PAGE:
As pro-Russia forces gain the upper hand in eastern Ukraine, an international war of words is reaching fever pitch as the government in Moscow increasingly criticizes NATO and its allies.
On Tuesday, while officials began to gather in Wales for this week's NATO summit, Russia announced that it was reviewing its military strategy in response to a new "readiness action plan" being devised by the intergovernmental alliance, which will include a rapid-reaction unit capable of being speedily deployed to Eastern Europe.
"The Readiness Action Plan responds to Russia's aggressive behavior," NATO Secretary-General Anders Fogh Rasmussen told reporters in Brussels on Monday, "but it equips the Alliance to respond to all security challenges, wherever they may arise."
The rapid-reaction unit will be manned by several thousand rotating troops able to respond by both sea and air, and will include Special Forces.
"This force can travel light, but strike hard if needed," Rasmussen said.
The announcement coincided with a report in the Italian newspaper La Repubblica in which Russian President Vladimir Putin was said to have asserted to European Commission President Jose Manuel Barroso that, if he wanted to, he could "take Kiev in two weeks."
The Kremlin has not denied the remark, but a Russian diplomat claimed on Tuesday that whatever words Putin had used were taken out of context.
"Whether these words were said or not, in my viewpoint, the quote given is taken out of context, and it had an absolutely different meaning," Yuri Ushakov, a foreign policy adviser to Putin, said in response to the leaked conversation, according to the Interfax news agency. Ushakov added that if Barroso was behind the revelation, he felt it "unworthy of a serious political figure."
Russia's envoy to the European Union said that the conversation had been recorded, and gave Barroso a two-day ultimatum to "dispel any misunderstandings."
Amid the mounting tension, on Tuesday Russian Foreign Minister Sergey Lavrov denounced the recent introduction of a bill in Ukraine's parliament that would repeal the country's "non-bloc status," potentially allowing it to join NATO.
"Support for the strengthening of the party of war in Kiev is actively being fueled and stirred up by Washington and certain European capitals," Lavrov said, arguing that the Ukrainian parliament's proposed bill undermined the peace talks underway in Belarus.
Mikhail Popov, the deputy head of the Kremlin's advisory security council, also sharply criticized the idea of expanding NATO.
"The fact that the military infrastructure of NATO member states is getting closer to our borders, including via enlargement, will preserve its place as one of the external threats for the Russian Federation," he said.
Meanwhile, pro-Russia rebels are pushing a new front in the country's southeast and have claimed a number of significant victories in contested territories around the rebel-held cities of Luhansk and Donetsk.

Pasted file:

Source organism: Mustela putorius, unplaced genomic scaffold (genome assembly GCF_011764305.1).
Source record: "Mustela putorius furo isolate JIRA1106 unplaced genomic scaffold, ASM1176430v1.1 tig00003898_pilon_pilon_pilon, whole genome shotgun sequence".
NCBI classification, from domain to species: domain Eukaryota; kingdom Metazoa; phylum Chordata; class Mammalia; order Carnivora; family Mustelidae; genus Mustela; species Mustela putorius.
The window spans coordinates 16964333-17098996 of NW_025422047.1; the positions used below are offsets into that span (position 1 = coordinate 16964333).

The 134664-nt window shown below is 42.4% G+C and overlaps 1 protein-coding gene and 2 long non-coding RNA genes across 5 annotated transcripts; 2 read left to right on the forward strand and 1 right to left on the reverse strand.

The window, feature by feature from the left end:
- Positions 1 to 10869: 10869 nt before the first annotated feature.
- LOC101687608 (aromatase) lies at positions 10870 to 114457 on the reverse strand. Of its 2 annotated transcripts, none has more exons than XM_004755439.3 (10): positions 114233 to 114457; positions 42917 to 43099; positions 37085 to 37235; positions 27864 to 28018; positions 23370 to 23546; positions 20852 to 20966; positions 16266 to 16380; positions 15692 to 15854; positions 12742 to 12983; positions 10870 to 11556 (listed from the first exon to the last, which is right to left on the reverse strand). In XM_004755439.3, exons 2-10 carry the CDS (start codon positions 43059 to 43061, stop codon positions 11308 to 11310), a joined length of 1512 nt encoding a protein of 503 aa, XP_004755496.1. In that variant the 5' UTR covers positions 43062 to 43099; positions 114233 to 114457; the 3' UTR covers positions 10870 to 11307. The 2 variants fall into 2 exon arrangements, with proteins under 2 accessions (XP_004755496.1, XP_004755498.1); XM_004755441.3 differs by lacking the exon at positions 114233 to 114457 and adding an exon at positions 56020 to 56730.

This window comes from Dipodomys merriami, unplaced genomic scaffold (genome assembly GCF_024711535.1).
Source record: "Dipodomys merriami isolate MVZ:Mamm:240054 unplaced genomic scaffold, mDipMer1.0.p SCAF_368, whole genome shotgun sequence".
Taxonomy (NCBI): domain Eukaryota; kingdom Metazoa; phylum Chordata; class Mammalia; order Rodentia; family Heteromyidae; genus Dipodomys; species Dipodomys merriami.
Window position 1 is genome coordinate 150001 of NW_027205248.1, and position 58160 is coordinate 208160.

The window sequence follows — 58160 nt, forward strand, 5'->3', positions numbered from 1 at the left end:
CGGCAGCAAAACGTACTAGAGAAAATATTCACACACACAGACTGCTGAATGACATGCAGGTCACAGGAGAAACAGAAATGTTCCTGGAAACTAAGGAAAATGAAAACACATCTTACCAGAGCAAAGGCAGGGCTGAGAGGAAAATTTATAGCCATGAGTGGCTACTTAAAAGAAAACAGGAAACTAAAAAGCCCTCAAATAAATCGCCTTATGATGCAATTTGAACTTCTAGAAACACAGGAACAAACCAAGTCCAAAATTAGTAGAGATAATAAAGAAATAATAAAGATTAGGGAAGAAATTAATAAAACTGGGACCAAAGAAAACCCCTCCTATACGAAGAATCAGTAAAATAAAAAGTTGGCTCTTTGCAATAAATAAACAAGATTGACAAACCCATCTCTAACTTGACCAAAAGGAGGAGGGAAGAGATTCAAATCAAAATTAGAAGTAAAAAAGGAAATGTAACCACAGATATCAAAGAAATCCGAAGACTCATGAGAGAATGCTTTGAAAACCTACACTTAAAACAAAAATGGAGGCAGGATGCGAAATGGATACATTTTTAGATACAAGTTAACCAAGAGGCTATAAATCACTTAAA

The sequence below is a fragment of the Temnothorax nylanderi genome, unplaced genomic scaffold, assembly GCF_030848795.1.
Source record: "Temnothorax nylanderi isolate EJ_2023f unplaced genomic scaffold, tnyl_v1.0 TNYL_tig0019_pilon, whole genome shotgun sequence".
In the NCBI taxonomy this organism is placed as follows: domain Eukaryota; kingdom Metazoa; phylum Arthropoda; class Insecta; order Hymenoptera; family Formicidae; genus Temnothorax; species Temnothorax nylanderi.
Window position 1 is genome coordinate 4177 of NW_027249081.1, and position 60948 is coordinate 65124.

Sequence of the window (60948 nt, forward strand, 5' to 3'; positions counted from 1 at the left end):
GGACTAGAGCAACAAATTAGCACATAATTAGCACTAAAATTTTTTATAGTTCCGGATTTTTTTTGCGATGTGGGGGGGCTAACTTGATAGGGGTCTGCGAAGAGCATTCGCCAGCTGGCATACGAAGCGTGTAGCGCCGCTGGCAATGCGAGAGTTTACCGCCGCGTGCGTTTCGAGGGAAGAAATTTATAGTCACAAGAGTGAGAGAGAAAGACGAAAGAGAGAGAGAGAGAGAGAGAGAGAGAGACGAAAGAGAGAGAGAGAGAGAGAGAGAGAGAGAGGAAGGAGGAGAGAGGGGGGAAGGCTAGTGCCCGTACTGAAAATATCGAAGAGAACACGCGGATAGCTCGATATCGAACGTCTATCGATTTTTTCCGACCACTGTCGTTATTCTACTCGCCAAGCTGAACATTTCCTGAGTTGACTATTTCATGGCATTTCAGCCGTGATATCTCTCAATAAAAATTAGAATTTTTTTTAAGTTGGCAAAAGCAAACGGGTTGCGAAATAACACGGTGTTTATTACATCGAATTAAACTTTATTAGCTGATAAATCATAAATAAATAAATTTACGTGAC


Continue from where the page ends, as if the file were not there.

In the last five days, rebels have seized the small but militarily strategic coastal town of Novoazovskto, which lies east of the port city of Mariupol, and a corridor of land running east through the village of Markyne all the way to the Russian border.
The government in Kiev and its Western allies have claimed that the new insurgent offensive has received substantial backing from Moscow, with upwards of 1,000 Russian soldiers operating inside Ukraine's borders.
Col. Andriy Lysenko, a Ukrainian military spokesman, claimed in a press conference on Tuesday that Russian troops had been spotted in Donetsk, Luhansk, and elsewhere in eastern Ukraine, but offered no evidence.
Conclusive proof of the presence of Russian troops has proved elusive despite anecdotal reports of their operation and satellite images from NATO purporting to show military equipment moving into Ukraine from Russia.
A Ukrainian separatist leader recently admitted that Russian soldiers are assisting rebels in the country, but claimed that they are volunteering while on vacation.
The counteroffensive in Ukraine's southeast appears to have caught underprepared government forces off-guard, leaving them vulnerable on several fronts. In the last three days, as the government has shifted its already stretched forces in order to defend the Azov coast, the rebels have managed to win back other territories where the Ukrainian military had made significant advances.
Ilovaysk and Starobeshevo, two towns southeast of Donetsk, were on Tuesday being secured by insurgents who appeared to have won them back after several days of fierce fighting.
In Rozdolne, a village south of Starobeshevo, two abandoned cars and a minibus riddled with bullets were the remnants of a gunfight between rebels and the Ukrainian army that had taken place the previous night, according to locals who spoke with VICE News. They said that the area was back under the control of the Donetsk People's Republic after government forces retreated.
Lying on one of the two main routes stretching down to Mariupol, the insurgents' newly-gained ground south of Donetsk leaves the port city potentially open to an offensive from the north as well as the east, where pro-Kiev volunteers spent the weekend helping soldiers dig trenches.
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